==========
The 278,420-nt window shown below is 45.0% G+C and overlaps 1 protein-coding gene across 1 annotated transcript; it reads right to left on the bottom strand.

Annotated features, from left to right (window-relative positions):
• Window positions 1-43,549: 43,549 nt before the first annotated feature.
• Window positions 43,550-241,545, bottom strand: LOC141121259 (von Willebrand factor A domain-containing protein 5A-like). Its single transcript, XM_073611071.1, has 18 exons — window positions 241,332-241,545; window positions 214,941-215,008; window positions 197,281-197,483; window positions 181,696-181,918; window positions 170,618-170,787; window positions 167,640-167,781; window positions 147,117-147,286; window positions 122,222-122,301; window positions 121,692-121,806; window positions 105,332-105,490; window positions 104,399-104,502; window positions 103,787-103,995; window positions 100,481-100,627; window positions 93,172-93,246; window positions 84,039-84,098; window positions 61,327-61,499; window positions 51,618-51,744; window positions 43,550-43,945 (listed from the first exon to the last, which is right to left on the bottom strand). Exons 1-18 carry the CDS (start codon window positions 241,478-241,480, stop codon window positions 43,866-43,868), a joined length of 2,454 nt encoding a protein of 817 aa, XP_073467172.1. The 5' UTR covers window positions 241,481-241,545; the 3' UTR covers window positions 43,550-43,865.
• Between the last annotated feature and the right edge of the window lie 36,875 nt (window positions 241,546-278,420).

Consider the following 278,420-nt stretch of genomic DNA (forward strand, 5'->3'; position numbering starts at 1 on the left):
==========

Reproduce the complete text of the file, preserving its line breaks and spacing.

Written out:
The 278,420-nt window shown below is 45.0% G+C and overlaps 1 protein-coding gene across 1 annotated transcript; it reads right to left on the bottom strand.

Annotated features, from left to right (window-relative positions):
• Window positions 1-43,549: 43,549 nt before the first annotated feature.
• Window positions 43,550-241,545, bottom strand: LOC141121259 (von Willebrand factor A domain-containing protein 5A-like). Its single transcript, XM_073611071.1, has 18 exons — window positions 241,332-241,545; window positions 214,941-215,008; window positions 197,281-197,483; window positions 181,696-181,918; window positions 170,618-170,787; window positions 167,640-167,781; window positions 147,117-147,286; window positions 122,222-122,301; window positions 121,692-121,806; window positions 105,332-105,490; window positions 104,399-104,502; window positions 103,787-103,995; window positions 100,481-100,627; window positions 93,172-93,246; window positions 84,039-84,098; window positions 61,327-61,499; window positions 51,618-51,744; window positions 43,550-43,945 (listed from the first exon to the last, which is right to left on the bottom strand). Exons 1-18 carry the CDS (start codon window positions 241,478-241,480, stop codon window positions 43,866-43,868), a joined length of 2,454 nt encoding a protein of 817 aa, XP_073467172.1. The 5' UTR covers window positions 241,481-241,545; the 3' UTR covers window positions 43,550-43,865.
• Between the last annotated feature and the right edge of the window lie 36,875 nt (window positions 241,546-278,420).

Consider the following 278,420-nt stretch of genomic DNA (forward strand, 5'->3'; position numbering starts at 1 on the left):